Diverse alterations involving the androgen receptor locus (gene and enhancer) seen on linked-read whole genome sequencing of castration-resistant prostate cancer (from Viswanathan*, Ha*, Hoff* et al. Cell, 2018)
Overview and Research Motivation The genomics revolution has given us the power to understand the molecular wiring of cancer cells in unprecedented detail, and has enabled the development of highly effective targeted therapies that rationally perturb specific molecular pathways essential to the cancer cell. Still, there are many open questions whose answers would significantly improve the resolution at which we understand how cancer develops and progresses. For example – 1) What are the significant drivers of cancer that occur in non-coding or “dark” regions of the genome, and how can these be rationally targeted?; 2) How does the genome or transcriptome of a cancer cell adapt to pressure from cancer therapies?; 3) How do changes in the cancer genome interact with changes at other levels of gene regulation (transcription, RNA processing/modification, RNA splicing) to remodel the malignant transcriptome? We are interested in exploring these and other fundamental questions in cancer biology using multidisciplinary and collaborative approaches, with the ultimate goal of laying the pre-clinical foundation for the next generation of targeted therapies that can improve outcomes for cancer patients.
We have several exciting research projects available in the broad areas below. Approaches range from genomics (dry-lab) to functional experimentation (wet-lab) to clinical/translational efforts. We are interested in in applying these genomic and functional approaches to genitourinary cancers (prostate, kidney, bladder, and testicular cancer). Among kidney cancers, we have a special interest in MiT/TFE translocation kidney cancer (tRCC; see preprint)
Please contact Dr. Viswanathan if you are interested in joining or collaborating with the lab.
Mapping the Genome and Transcriptome of Genitourinary Cancers Recent large-scale sequencing efforts have been instrumental in delineating the most significantly mutated cancer genes across many common cancer types. Still, many of these efforts have primarily interrogated coding sequences, which constitute only a small fraction (<2%) of the genome. Many alterations in noncoding or poorly mappable regions of the cancer genome may hence remain to be discovered. For example, using whole genome sequencing, we recently described highly-recurrent duplications involving a novel long-range enhancer of the androgen receptor, seen in > 80% of cases of castration-resistant prostate cancer.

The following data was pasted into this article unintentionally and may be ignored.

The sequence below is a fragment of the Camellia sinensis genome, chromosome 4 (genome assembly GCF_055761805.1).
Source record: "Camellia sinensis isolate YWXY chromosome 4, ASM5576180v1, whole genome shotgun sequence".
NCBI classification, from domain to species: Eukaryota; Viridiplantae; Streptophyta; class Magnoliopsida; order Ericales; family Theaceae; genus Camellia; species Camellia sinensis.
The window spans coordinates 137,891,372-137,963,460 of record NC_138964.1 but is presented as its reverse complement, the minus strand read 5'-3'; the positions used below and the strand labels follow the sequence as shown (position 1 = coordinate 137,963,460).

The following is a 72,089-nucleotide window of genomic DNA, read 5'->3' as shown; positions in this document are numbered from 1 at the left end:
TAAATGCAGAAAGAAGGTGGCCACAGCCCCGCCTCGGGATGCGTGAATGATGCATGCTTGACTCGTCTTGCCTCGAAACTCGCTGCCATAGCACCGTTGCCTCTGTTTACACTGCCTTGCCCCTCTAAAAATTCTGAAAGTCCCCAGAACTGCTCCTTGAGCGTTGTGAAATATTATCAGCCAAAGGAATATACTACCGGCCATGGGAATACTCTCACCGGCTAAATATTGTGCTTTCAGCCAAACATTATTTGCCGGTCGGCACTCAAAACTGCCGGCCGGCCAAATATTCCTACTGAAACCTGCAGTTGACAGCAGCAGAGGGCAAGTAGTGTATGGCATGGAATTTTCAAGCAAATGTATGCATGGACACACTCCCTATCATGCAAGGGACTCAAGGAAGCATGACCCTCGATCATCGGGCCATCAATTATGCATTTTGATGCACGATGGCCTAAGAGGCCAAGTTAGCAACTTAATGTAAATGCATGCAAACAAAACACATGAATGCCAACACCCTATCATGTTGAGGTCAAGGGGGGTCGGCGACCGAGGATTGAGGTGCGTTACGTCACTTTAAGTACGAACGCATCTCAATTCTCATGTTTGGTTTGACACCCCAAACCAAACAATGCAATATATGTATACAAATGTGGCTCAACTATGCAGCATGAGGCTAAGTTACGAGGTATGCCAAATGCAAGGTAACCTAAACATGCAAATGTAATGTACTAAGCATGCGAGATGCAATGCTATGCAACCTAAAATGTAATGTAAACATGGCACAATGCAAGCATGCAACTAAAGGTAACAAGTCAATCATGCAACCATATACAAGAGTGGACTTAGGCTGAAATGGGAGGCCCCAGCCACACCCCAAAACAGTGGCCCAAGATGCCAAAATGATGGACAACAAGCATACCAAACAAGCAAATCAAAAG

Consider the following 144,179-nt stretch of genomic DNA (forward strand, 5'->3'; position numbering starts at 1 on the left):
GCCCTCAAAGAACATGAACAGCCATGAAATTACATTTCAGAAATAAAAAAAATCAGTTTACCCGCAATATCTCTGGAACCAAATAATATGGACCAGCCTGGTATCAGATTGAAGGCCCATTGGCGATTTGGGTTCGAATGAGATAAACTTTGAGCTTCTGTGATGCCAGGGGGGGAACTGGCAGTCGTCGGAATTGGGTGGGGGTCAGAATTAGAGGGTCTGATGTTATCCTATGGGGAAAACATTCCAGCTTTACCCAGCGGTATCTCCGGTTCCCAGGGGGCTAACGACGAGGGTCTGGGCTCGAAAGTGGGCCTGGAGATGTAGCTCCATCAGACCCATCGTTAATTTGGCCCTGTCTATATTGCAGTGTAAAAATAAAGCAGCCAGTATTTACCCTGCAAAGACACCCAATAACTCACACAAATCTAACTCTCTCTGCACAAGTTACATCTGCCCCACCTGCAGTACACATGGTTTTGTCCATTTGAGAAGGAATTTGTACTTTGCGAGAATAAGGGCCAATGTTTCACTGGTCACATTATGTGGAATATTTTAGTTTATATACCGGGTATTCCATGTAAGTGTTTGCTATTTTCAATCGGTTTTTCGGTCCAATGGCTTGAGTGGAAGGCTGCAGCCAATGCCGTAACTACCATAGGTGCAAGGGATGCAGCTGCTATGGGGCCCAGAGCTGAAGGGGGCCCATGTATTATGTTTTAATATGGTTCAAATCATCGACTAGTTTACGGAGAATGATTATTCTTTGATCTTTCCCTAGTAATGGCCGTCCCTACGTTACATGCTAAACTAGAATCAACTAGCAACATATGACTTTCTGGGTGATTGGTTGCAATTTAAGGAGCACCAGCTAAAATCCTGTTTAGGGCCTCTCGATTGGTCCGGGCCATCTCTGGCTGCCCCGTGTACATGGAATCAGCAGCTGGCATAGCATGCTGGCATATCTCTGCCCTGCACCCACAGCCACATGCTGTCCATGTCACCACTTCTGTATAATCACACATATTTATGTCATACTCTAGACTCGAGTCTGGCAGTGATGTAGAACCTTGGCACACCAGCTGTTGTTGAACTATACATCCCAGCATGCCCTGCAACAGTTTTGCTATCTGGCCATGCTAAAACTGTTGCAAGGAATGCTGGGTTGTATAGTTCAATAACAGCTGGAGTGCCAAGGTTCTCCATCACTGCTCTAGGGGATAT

We are interested in employing bleeding-edge genome and transcriptome sequencing methodologies on tumor samples and cell-free DNA to comprehensively map the alterations that drive genitourinary cancers. We are particularly interested in understanding how somatic alterations in cancer genomes can contribute to and reshape the malignant transcriptome. These studies are aimed at improving our understanding of the drivers of genitourinary cancers with the goal of informing the development of improved diagnostics and therapeutic targets in these diseases.
Top: Paralog vulnerabilities identified from analysis of genome-scale genetic screening of cancer cell lines by shRNA (top-left) or CRISPR (top-right).
Bottom: Transcriptomic changes seen upon MAGOHB knockdown in either a MAGOH-deleted (bottom-left) or MAGOH-replete (bottom-right) genetic context.
Identifying Novel Molecular Vulnerabilities of Genitourinary Cancers The capacity to integrate genomic and transcriptomic features of cancer cell line models with functional genetic perturbation performed at genome-scale has yielded an unprecedented ability to precisely map the molecular contexts in which cancers display specific (and often unexpected) molecular vulnerabilities. For example, redundant essentiality between paralog genes may be therapeutically exploited when one of two copies of an essential paralog pair is somatically deleted in cancer. We have recently reported several such paralog pairs, including the example of MAGOHB, a component of the exon-junction complex that proves essential to maintaining RNA surveillance when its paralog, MAGOH, is somatically deleted. By performing genome-scale genetic screening in models of genitourinary cancer, we aim to uncover novel and therapeutically tractable molecular targets that can inspire the development of the next-generation of therapies for these cancers.